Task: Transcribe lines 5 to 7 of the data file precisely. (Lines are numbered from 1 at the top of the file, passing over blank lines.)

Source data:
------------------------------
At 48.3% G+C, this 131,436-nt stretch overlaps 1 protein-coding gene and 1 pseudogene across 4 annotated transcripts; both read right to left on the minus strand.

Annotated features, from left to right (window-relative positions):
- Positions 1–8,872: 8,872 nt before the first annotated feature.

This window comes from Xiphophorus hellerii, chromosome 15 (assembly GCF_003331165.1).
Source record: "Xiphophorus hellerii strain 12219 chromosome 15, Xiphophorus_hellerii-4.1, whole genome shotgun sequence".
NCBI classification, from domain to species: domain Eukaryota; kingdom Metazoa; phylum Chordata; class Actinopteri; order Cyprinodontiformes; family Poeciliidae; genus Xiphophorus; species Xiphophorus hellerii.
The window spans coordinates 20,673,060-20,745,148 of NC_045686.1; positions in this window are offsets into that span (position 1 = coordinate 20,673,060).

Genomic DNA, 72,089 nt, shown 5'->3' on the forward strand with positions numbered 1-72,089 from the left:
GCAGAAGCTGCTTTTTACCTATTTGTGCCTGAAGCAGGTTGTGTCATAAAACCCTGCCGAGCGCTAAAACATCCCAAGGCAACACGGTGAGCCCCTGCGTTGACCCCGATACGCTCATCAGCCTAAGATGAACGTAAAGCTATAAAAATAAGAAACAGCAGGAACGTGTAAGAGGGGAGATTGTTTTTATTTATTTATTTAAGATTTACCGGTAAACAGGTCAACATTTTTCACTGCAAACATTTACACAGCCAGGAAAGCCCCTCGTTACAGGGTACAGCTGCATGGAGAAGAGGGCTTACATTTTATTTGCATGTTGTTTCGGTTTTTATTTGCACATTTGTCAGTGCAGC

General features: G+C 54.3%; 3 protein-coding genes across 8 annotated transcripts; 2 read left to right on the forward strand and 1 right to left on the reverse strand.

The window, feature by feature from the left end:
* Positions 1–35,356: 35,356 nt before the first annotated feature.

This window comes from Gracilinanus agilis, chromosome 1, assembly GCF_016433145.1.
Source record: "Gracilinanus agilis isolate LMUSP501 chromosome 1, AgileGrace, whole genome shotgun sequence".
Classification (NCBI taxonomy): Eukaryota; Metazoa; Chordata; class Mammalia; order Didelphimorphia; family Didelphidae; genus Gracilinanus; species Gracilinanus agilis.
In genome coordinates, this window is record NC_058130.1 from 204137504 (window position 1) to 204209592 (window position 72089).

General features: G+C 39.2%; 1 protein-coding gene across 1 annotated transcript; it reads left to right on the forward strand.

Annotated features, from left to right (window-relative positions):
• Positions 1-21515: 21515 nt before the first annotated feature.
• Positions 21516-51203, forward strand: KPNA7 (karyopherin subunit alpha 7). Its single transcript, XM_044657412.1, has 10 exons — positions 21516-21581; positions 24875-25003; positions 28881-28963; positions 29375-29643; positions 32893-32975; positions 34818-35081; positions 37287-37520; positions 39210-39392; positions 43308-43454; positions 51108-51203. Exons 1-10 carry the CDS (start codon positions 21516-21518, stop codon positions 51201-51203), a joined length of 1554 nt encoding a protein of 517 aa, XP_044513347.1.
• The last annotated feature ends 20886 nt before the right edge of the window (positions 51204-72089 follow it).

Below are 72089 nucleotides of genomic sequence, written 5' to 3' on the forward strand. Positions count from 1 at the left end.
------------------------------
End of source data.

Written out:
Source record: "Xiphophorus hellerii strain 12219 chromosome 15, Xiphophorus_hellerii-4.1, whole genome shotgun sequence".
NCBI classification, from domain to species: domain Eukaryota; kingdom Metazoa; phylum Chordata; class Actinopteri; order Cyprinodontiformes; family Poeciliidae; genus Xiphophorus; species Xiphophorus hellerii.
The window spans coordinates 20,673,060-20,745,148 of NC_045686.1; positions in this window are offsets into that span (position 1 = coordinate 20,673,060).